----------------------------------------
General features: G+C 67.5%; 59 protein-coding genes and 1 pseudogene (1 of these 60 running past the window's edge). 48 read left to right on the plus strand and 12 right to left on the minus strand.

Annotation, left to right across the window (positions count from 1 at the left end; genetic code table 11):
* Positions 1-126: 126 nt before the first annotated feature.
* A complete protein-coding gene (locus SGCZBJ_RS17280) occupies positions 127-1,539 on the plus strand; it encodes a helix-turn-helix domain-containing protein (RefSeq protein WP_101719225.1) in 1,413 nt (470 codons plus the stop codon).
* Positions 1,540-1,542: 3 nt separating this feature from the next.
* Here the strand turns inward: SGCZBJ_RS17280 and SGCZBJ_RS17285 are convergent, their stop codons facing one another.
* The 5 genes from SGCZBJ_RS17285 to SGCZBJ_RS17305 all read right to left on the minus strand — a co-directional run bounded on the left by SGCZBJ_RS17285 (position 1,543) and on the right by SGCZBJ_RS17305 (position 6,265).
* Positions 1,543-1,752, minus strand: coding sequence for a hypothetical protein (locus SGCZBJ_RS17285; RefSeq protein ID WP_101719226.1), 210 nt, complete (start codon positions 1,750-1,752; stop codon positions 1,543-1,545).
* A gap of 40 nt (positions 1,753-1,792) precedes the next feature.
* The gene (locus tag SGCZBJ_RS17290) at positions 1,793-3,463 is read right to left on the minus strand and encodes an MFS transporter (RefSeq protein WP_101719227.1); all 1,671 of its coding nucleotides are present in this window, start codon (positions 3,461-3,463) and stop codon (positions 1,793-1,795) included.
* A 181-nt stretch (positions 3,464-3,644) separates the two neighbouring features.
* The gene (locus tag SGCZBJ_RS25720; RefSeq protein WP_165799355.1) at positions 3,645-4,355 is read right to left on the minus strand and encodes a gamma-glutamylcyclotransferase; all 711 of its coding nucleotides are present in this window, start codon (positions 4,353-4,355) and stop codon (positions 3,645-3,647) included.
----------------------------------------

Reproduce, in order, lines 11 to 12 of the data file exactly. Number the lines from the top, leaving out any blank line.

* A 181-nt stretch (positions 3,464-3,644) separates the two neighbouring features.
* The gene (locus tag SGCZBJ_RS25720; RefSeq protein WP_165799355.1) at positions 3,645-4,355 is read right to left on the minus strand and encodes a gamma-glutamylcyclotransferase; all 711 of its coding nucleotides are present in this window, start codon (positions 4,353-4,355) and stop codon (positions 3,645-3,647) included.